Start the Adventure in Reading (STAIR) - Annapolis
It is the middle of our fiscal year and we are in full swing at 12 program sites. Start The Adventure In Reading (STAIR) - Annapolis, Inc.,continues to serve at-risk children through one-on-one reading tutoring, and the generous support of Anne Arundel Women Giving Together’s Momentum Grant has allowed us to serve MORE students and reach MORE geographic areas in our community. We are so grateful for your gift and delight in the opportunity to share the STAIR story!
STAIR-Annapolis proudly graduated 95 confident second-grade readers from our 2018-2019 school-year program. Measurable results, as shared by Anne Arundel County Public Schools’ (AACPS) Literacy Teachers, showed an average increase of 4.3 levels, using the Fountas & Pinnell Benchmark Reading Assessment scale. Our students went from reading at kindergarten levels to reading on grade level or above by the culmination of the program. What a joy it was to celebrate with these hard-working young readers and their tutors, teachers, families, and special guests!
The summer was spent preparing for another successful year. Meetings with the AACPS Reading Team ensured that our program curriculum continues to align with that of the AACPS methods of teaching accuracy, fluency, and comprehension through phonemic awareness. The Bilingual Outreach Facilitator Team helped us seek effective ways to inspire more reading at home, particularly with our English Language Learners and their families. Student materials were purchased and prepped, and our STAIR libraries and games were refreshed and inventoried. We revamped our tutor training program to simplify material and deliver a more interactive introduction to our dedicated volunteers. The month of September was spent training and retraining all STAIR volunteers. We have a 96% retention rate with more than 250 tutors!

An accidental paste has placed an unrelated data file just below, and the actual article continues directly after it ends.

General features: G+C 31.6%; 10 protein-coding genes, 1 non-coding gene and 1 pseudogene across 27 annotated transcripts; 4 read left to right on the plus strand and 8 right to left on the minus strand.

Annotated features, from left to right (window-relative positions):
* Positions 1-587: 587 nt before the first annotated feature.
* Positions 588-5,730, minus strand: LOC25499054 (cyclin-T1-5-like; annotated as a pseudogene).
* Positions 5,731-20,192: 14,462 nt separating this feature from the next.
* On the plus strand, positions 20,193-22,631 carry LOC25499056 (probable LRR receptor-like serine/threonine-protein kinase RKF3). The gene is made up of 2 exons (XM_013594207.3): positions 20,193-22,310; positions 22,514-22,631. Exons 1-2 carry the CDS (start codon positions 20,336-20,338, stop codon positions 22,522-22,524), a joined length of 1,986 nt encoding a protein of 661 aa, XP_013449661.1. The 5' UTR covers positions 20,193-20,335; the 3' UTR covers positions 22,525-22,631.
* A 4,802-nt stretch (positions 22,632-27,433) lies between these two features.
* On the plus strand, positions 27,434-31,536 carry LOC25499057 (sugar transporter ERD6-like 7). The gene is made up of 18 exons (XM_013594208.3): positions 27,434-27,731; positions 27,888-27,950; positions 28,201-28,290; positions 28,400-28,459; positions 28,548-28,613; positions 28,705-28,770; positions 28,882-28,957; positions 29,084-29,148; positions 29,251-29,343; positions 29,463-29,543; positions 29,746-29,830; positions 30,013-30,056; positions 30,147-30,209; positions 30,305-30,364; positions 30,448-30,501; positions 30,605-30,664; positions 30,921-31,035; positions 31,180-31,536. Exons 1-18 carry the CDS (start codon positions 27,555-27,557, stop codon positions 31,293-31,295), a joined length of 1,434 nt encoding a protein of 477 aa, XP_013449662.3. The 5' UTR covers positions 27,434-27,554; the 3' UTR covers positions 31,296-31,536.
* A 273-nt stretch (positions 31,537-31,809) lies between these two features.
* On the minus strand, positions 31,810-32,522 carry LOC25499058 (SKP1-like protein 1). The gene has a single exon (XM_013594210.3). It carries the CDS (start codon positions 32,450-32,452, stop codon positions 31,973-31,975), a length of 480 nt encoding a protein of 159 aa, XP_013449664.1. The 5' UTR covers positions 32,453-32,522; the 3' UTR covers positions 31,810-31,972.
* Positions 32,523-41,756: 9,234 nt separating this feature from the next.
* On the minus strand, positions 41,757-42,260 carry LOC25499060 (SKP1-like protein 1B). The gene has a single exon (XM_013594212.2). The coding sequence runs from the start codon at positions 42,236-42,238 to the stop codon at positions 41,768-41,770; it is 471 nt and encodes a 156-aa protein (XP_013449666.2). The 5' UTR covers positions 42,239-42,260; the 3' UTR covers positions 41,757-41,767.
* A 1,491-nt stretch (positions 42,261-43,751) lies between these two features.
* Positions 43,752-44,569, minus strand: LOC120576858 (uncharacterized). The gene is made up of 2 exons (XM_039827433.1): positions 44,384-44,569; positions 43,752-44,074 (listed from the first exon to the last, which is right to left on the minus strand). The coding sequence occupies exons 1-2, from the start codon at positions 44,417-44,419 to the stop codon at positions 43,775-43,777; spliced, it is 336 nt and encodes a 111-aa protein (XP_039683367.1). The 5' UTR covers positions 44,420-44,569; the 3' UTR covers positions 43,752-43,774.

This school year (2019-2020), we welcomed 100+ new students in the STAIR program and opened a new site—the 12th—at Tracey’s Elementary School in South Anne Arundel County. October 1st was the kick-off date, and students and tutors are building relationships and working together through the educator-approved curriculum. Students have been observed as eager and energetic, and tutors are enjoying trying creative strategies to keep them engaged and having fun! We anticipate receiving mid-year reading assessment scores soon, as AACPS has shifted their testing schedule earlier this year. This will help us continue to individualize our on-site support to better serve all students throughout the duration of the program.
STAIR staff working in tandem (new Volunteer Coordinator in September 2018, new Executive Director in January 2019, new Communications Manager in February 2019) have added value to the consistency of the program delivery. Modernization of the STAIR website and regular use of online communications has directly contributed to the success of new volunteer recruitment. Print and digital communications have also been developed and shared so that gaining feedback and testimonials from our volunteers, students' families, and education partners easily allows us to respond and grow. Strategic planning and support of the STAIR Board of Directors enables us to expand and sustain our program for the communities we serve.
We are excited to continue growing as an organization and thank you for providing stability during a time of transition. AAWGT has made an impact that reaches beyond measure. From our staff and volunteers to our students and the community at large, we are inspired and eager to keep up this momentum of success!